15 Oct 1795 Melampus and Latona, and later the Orion and Thalia, and later still the Pomone and Concorde, departed in chase of the two French frigates, the Tortue and Néréide, and the corvette Eveillé, 16. However, the closeness of the shore and prevailing weather conditions meant that the chase for the frigates was curtailed. But the Eveillé was less fortunate, and was taken by the Pomone and the Thunderer, 74, which had also appeared on the scene.
13 Apr 1796 capture of the French frigate Unité by the Révolutionnaire while cruising off Ushant, and forming a part of a squadron composed of the frigates Indefatigable, Argo, Amazon, and Concorde, Captain Anthony Hunt.
20 Apr 1796 capture of the French 40-gun frigate Virginie, discovered off the Lizard, and after a long chase, by the frigates Indefatigable, Amazon, and Concorde.
24 Jul 1797 captured the French privateer Poisson Volant.
3 Jan 1798 captured the French privateer Caye du Pont.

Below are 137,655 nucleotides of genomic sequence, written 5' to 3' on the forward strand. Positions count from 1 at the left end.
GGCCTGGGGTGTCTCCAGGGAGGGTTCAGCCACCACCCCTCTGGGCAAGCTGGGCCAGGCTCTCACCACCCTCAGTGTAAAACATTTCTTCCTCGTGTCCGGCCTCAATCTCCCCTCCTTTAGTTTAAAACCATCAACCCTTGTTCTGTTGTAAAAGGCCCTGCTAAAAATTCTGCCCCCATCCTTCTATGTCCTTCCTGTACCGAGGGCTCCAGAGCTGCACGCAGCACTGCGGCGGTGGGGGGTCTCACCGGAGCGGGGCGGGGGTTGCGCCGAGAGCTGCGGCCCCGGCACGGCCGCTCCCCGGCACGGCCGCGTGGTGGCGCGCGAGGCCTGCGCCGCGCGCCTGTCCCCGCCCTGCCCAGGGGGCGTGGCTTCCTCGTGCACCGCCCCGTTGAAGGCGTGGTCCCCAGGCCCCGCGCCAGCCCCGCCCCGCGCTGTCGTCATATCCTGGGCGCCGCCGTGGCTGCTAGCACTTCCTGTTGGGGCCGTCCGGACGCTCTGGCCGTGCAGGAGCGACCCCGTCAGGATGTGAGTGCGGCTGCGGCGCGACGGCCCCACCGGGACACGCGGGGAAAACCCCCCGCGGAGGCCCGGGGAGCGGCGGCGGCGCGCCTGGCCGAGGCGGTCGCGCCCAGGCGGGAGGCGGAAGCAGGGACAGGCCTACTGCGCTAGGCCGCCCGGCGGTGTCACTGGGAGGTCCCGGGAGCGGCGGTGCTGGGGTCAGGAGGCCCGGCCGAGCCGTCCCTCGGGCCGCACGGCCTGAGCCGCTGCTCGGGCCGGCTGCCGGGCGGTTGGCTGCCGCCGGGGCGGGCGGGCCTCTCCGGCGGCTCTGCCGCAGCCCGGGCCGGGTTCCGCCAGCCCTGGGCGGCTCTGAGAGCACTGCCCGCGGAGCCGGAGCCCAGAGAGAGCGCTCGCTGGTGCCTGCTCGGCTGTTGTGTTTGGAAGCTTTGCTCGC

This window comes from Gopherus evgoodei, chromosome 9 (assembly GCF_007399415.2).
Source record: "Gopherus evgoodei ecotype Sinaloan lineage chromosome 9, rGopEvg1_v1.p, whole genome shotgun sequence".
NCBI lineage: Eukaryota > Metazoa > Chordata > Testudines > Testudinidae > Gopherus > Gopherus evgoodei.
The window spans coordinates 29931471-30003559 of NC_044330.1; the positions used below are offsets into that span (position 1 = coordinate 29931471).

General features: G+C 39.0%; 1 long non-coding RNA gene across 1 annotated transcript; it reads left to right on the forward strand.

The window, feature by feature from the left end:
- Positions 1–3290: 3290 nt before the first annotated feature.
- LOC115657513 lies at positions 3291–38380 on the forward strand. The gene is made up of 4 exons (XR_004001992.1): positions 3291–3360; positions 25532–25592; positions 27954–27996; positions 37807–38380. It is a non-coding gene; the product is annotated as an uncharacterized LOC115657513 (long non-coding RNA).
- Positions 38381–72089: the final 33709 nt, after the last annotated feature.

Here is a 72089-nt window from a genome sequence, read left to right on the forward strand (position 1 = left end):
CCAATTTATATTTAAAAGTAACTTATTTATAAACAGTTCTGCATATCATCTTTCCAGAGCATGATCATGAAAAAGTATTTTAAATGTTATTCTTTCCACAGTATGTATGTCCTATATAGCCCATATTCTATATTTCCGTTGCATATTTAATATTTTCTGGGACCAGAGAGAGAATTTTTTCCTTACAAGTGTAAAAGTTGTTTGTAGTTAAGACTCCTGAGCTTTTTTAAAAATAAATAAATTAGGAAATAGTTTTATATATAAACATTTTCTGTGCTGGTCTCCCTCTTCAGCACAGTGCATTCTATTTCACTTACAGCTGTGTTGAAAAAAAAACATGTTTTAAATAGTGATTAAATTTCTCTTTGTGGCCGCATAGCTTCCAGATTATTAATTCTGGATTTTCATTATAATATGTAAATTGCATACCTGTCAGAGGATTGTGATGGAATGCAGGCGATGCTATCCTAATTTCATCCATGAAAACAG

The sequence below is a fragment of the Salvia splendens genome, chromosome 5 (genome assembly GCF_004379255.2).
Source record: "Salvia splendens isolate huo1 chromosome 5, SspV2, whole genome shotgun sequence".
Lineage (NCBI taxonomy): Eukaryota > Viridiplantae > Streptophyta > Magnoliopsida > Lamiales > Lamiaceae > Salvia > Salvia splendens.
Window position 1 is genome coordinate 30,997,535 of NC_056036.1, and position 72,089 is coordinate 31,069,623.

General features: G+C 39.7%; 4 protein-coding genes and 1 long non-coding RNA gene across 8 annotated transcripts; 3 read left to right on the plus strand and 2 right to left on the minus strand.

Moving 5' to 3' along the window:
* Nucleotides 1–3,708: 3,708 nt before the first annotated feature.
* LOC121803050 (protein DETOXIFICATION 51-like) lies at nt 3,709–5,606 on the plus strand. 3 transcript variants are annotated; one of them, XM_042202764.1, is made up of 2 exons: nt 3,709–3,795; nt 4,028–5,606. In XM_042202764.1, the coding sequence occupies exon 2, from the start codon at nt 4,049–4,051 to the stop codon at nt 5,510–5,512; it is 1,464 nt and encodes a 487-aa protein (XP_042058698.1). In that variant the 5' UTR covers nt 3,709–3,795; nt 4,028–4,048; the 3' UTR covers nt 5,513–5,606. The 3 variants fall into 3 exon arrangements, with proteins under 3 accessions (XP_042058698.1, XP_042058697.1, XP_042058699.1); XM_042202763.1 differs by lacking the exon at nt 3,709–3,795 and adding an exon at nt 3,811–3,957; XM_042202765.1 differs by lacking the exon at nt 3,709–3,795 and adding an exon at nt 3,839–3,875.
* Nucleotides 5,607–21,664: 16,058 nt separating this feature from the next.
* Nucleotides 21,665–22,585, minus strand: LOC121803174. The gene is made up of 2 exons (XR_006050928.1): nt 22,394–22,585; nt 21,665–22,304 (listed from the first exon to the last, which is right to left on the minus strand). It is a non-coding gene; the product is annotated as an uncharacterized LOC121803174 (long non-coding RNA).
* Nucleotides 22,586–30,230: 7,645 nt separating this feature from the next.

8 Jan 1798 captured the French privateer Prosperine.
11 Feb 1798 captured the French privateer Hardi.
13 Feb 1798 captured the French privateer Hazard.
1 Apr 1798 captured the French privateer Rosiere.
Between 8 Aug and 8 Sep 1798 Concorde and Lapwing captured the French privateers Buonaparte, Fortune, Amazone, and Sauveur, on the Leeward Island station.
1 Jan 1799 in the West Indies.
14 Feb 1799 captured the French privateer Prudente to windward of Antigua, La Prudente, copper bottomed, of 18 guns and 100 men. She had been cruising to windward of Barbadoes for six weeks, without making any other captures than two schooners, one from Halifax, and the other an American, was on her return to the Spanish Port of St. Domingo, where she belonged, and from whence she departed early in December last.
Circa 21 Jun - 27 Jul 1799 a French schooner letter of marque, of 4 guns and 22 men, from Guadaloupe to St. Thomas laden with sugar, coffee, and cotton, taken by the Concorde.